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Listen Up, Mr. President! Here’s How You Can Help Small Business
Small business from across the country sound off on what they need from the president and lawmakers to help get the economy growing. By Liza Porteus Viana

Tony Russo, SBC Slideshow

Tony Russo, owner of Russo's Books in Bakersfield, Calif. 

 •      Cut taxes for everyone

 •      Tax Internet sales so brick-and-mortar stores will get more business and be able to provide more jobs for Americans

 •      Drill in America to create American jobs, keep money in America and provide taxes for our government

 •      Cut government red tape for businesses

 •      Stop the flow of undocumented immigrants and put more Americans back to work

 •      Spend more time working to provide jobs.

 •      Get rid of the loopholes so large corporations can pay their fare share of taxes

Tom Boesen, SBC Slideshow 2

Tom Boesen, owner of Boesen Flowers, a chain of retail flower shops, Des Moines

It was when gas prices started moving above $4 a gallon that Boesen noticed people “just watching their pocketbooks a bit more,” buying mainly the basics and just a few luxury items such as flowers. Fuel costs really hurt Boesen, since his business depends heavily on deliveries. Add increasing health insurance costs, taxes and a new health-care law no one seems to understand, but seems to place more of a financial burden on small business, and, Boesen said: “We’ve got everything stacked against us” as a small business. “I don’t think the president can fix all of these things, but just fix one of them.”

Rick Snow, SBC Slideshow

Rick Snow, owner of Maine Indoor Karting, Scarborough, Maine 

Snow’s health care costs for his family and three employees spiked 56% in the past year alone. “It’s beyond unaffordable,” he said. “How does a small business budget an annual increase in the 50%-60% range in any given plan? You can’t do that and stay in business.” The first thing many families cut back on during tough times is entertainment, forcing Snow to slash his prices just to keep customers. He’s seen a 30% drop in gross profit in the past three years and had to cut workers’ hours. Snow says his interest rates jumped 15% after the recent credit card bill passed--a big problem since many small businesses use their credit cards to buy essential products to keep their doors open.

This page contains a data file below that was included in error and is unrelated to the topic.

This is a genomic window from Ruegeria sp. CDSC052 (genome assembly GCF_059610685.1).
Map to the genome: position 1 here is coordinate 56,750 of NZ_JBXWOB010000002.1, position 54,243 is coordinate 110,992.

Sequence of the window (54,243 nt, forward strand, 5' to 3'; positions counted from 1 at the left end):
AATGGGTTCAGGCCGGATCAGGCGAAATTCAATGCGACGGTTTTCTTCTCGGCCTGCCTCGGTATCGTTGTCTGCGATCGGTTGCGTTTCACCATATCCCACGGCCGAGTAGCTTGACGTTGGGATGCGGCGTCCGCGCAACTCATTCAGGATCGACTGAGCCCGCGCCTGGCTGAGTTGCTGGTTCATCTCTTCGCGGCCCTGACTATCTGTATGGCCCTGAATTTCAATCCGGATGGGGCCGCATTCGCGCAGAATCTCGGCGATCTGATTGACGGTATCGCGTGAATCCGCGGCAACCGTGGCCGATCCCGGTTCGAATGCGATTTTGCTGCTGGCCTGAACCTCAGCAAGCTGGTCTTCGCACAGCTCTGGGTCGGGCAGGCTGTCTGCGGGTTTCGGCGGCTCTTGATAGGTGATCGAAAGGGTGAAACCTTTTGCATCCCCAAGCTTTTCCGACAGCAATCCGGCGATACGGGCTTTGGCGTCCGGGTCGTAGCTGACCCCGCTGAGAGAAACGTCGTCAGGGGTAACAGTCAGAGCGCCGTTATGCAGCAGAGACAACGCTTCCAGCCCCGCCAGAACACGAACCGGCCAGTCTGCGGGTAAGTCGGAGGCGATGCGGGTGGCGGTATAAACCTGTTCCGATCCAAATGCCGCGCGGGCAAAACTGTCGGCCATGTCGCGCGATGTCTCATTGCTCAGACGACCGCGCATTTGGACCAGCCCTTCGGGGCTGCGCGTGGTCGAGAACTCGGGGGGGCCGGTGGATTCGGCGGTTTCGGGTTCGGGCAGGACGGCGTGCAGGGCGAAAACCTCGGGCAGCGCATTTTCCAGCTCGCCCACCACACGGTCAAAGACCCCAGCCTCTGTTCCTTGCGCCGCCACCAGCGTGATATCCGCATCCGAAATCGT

“The uncertainty of taxes, regulations and demands from our [health-care] providers is causing us all to not want to invest in expansion but to keep everything close to the vest and wait for consumer confidence to improve.”

Gary Desilets, SBC Slideshow

Gary Desilets, owner of Deckscapes of Virginia and The Desilets Group, Inc.

 •      Develop “real jobs that pay real wages” to inject more dollars into the marketplace; energy exploration and recovery would be a good place to start. 

•      Drastically reduce the federal deficit. “Our children's future is being mortgaged. The disposable income that is used to purchase services from Deckscapes of Virginia today will not be there tomorrow.”

•   Cut the size of government

•   Cut the tax burden on the individual and business. “There are large sums of funds sitting on the sidelines because, in part, of inequitable tax policies. Liberate these funds and the economy will grow and so will my business.”

•   Repeal “Obama Care”

•   Enact tort reform

•   Apply individual credit standards to businesses so they’re not subject to lower credit scores or lines of credit brought about by models or forecasts; just because an industry may be entering a slower cycle doesn’t mean all the businesses in it are.

Bob Rau, SBC Slideshow

 Bob Rau, owner of BBL Company, a steel pipe wholesale distributor, Kulpsville, Pa

Rau has been through seven recessions during his career, but none as bad as the current one.

“The good news is I survived them all, but this is the only one I remember the banks are involved as extensively as they are and no one has any complete confidence at all about what’s coming out of the government.” 

 •      Boost capital infusions to small business. “A lot of the banks have the money but based on the credit restrictions that the federal government is putting on them, they basically can’t put the money out.” 

 •      Pass long-term tax laws. “When you’re trying to do a long-term plan, which is a minimum of a five- to 10-year plan, you can’t base any theory on a two-year tax plan.” 

 •      Get rid of the 1099 provision of the health-care overhaul, which requires companies to report to the IRS payments of more than $600 to any vendor.